Nigel Huddleston
Parliamentary Under-Secretary (Department for Digital, Culture, Media and Sport)
30th Oct 2020
To ask the Secretary of State for Digital, Culture, Media and Sport, if he will allow sports stadia in Tier 1 and Tier 2 local covid-19 alert level areas to reopen to spectators.

The Prime Minister announced on Saturday 31 October that new National Restrictions will be introduced across England from Thursday 5 November. These new measures will apply nationally for four weeks up to Wednesday 2 December. The restriction on spectators attending stadia will continue during this time.

The government recognises the valuable role of elite sport to the UK. That is why elite sports continue to be able to continue behind closed doors which will both enable vital broadcasting revenue to flow to the sector and whilst also bringing joy to millions of sports fans. The government is also working hard through the Sports Technology and Innovation Group and other initiative to enable the return of fans to stadia as soon as it is safe to do so.

Nigel Huddleston
Parliamentary Under-Secretary (Department for Digital, Culture, Media and Sport)
22nd Oct 2020
To ask the Secretary of State for Digital, Culture, Media and Sport, what recent discussions he has had with representatives of the Premier League on fair access to viewing football matches during the covid-19 outbreak; and if he will make a statement.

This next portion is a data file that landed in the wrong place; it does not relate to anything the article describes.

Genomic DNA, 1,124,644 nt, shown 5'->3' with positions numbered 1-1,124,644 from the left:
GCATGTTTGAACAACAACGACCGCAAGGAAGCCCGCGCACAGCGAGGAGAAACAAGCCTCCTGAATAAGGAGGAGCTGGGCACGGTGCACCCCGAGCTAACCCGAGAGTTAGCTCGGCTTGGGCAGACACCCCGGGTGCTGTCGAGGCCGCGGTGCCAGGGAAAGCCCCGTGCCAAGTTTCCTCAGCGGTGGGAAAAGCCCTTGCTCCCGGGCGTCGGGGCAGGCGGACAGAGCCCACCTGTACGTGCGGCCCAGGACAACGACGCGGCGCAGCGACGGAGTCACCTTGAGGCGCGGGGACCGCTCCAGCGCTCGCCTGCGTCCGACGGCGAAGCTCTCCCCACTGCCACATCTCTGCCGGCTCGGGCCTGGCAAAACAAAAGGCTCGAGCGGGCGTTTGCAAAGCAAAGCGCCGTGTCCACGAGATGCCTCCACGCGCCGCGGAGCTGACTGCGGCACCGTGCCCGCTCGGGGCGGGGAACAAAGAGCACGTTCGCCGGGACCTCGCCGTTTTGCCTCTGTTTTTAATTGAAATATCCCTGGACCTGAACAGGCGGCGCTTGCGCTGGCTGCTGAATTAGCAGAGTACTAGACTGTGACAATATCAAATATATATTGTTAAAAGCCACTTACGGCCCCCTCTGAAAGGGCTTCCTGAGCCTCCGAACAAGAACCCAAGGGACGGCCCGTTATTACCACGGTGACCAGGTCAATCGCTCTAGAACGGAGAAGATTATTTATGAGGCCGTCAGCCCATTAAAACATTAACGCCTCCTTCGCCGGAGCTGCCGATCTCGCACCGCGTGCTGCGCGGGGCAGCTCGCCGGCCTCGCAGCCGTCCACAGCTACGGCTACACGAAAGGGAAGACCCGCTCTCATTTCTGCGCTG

The Government has worked closely with the football authorities throughout the pandemic, this saw the Premier League and English Football League as some of the first elite competitions to return "behind closed doors". We also ensured that Project Restart was shared with everyone by getting Premier League football on the BBC for the first time ever.

We will continue to have regular discussions with the Premier League on a range of topics, including viewing access to their matches, and the return of fans when it is safe to do so.

Nigel Huddleston
Parliamentary Under-Secretary (Department for Digital, Culture, Media and Sport)
13th Oct 2020
To ask the Secretary of State for Digital, Culture, Media and Sport, if the Government will delegate the decision on when to allow spectators into sports stadia during the covid-19 outbreak to local directors of public health.

The Government continues to engage and consult with health officials as necessary during the Covid-19 pandemic, including the Chief Medical Officer (CMO), Chief Scientific Officer (CSA) and local directors of public health

The safety and security of players and spectators remains of paramount importance.